Here’s a quick roundup of embryonic stem-cell research (ESCR) related news:
- In St. Louis, Archbishop Raymond Burke has made a strong public stand against ESCR and a Missouri ballot initiative that would allow so-called “therapeutic” cloning, i.e. creating clones as long as the scientists promise to kill them and use them for research. Proponents of such cloning are under the mistaken impression that our opposition is to clones being born, whereas our opposition is based on a respect for the sanctity of human life and the sanctity of the marital act. Burke said the referendum supporters are using “a tremendous amount of misinformation and disinformation” to promote their cause. ESCR is definitely one of those issues in which a lot of the rhetoric thrown around in the media is deceptive and misleading unless you do your own research.
- Mass. Gov. Mitt Romney, who’s already unofficially running for the Republican nomination for president in 2008, has “reiterated his opposition to a type of stem-cell research yesterday, saying laboratories that create embryos for study take science too far.” What he opposes is ESCR based on embryonic unborn children conceived in laboratories and then killed for their cells.
“I believe it crosses a very bright moral line to take sperm and egg in the laboratory and start creating human life,” said Romney, who is considering a 2008 presidential run. “It is Orwellian in its scope in that in laboratories you can have trays of new embryos being created.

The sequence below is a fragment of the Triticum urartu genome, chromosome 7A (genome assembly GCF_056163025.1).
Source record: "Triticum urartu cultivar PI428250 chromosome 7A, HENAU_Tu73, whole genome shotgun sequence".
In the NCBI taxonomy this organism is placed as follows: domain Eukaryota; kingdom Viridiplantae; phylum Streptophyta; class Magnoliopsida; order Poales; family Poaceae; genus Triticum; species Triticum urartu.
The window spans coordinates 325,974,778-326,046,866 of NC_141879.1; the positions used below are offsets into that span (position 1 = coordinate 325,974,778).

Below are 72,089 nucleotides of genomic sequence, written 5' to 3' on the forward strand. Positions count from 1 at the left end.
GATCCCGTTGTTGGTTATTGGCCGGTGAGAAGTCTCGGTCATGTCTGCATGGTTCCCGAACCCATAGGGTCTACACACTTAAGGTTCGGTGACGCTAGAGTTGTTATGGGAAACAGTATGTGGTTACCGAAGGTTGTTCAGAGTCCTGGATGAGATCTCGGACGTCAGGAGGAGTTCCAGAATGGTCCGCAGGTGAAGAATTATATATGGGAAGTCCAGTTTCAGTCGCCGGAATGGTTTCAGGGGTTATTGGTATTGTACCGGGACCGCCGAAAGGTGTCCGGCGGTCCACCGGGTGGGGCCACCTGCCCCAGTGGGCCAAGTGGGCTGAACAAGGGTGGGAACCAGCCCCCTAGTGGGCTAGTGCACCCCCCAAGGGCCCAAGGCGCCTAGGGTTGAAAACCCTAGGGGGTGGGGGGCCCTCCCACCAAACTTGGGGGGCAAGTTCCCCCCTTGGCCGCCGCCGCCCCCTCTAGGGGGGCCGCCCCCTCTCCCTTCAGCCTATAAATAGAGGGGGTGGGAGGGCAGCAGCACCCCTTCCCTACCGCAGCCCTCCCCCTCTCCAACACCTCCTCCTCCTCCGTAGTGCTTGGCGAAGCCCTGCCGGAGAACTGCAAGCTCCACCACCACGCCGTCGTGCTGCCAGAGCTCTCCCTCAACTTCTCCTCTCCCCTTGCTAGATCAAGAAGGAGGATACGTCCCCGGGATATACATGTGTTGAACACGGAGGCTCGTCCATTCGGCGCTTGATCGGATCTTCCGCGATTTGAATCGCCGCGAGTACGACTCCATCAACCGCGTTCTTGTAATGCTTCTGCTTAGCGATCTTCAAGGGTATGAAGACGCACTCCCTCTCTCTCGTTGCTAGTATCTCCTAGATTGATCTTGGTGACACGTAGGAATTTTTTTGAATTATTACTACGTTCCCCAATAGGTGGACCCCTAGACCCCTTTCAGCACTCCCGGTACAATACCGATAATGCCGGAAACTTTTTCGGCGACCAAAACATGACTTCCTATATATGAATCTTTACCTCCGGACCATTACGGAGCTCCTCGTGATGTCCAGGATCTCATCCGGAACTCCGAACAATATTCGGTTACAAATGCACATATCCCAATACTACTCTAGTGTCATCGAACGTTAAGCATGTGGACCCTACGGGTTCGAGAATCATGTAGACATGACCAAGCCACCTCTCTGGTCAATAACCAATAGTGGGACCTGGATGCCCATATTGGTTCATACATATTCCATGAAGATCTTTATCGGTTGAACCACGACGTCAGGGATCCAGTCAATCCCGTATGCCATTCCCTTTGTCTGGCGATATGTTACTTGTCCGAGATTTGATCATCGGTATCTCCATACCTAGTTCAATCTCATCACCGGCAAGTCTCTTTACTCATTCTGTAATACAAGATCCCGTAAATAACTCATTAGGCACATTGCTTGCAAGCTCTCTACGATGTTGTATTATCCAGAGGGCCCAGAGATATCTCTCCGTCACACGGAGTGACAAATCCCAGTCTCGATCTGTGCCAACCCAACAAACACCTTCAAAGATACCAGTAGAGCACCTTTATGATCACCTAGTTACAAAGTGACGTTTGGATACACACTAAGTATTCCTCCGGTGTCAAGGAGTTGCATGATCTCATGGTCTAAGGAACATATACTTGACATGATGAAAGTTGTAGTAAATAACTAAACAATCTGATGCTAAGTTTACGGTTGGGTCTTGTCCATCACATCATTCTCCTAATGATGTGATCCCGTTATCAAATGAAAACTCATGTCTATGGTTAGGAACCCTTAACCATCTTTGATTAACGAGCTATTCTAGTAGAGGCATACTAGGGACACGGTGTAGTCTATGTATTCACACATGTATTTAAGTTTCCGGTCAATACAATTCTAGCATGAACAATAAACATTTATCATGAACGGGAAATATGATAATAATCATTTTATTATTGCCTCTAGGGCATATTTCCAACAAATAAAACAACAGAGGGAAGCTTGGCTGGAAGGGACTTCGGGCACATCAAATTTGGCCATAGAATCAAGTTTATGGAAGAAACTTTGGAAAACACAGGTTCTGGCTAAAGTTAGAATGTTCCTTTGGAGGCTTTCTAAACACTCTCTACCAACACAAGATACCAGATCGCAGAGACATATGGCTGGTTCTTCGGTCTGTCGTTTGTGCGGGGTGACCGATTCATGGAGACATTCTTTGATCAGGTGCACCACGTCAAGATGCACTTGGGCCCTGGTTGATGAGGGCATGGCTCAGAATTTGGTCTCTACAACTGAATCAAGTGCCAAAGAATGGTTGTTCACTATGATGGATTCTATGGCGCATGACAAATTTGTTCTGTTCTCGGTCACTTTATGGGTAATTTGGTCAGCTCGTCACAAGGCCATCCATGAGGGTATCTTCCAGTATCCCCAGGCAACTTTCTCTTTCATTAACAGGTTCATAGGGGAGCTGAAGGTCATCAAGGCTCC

That sounds very good and right in line with Catholic belief, until you realize that Romney has no problems with using unborn children “left over” from fertility treatments: “Romney backs the use of stem cells taken from fertility clinic embryos, but not cloned embryos.” So it crosses a moral line to create human life in the laboratory, but it doesn’t cross a moral line to kill that new human life. His position is morally incomprehensible.
Meanwhile, Romney’s lame-duck administration has formulated new regulations for ESCR based on a law passed by the Legislature legalizing it, but some researchers, champing at the bit to start dismantling embryos, are saying that they actually undermine the law.
In particular, the organizations objected to language in the regulations that they said expanded a prohibition explicitly stated in the law—on creating fertilized embryos for the sole intent of “donating” the embryo for research—to the creation of a fertilized embryo for the sole intent of “using” it for research. That wording, the opponents say, applies the prohibition to the scientists, which they say the Legislature did not intend.
The regulators said, according to the story, the law “implicitly bans the creation of fertilized embryos solely for use in research,” and that the law gives them broad authority to write the regulations.
Of course, this means nothing. No prosecutor in this state would bring charges against an ESCR scientist and the Legislature will eventually amend the law to counter the regulations anyway. It’s all political theatre.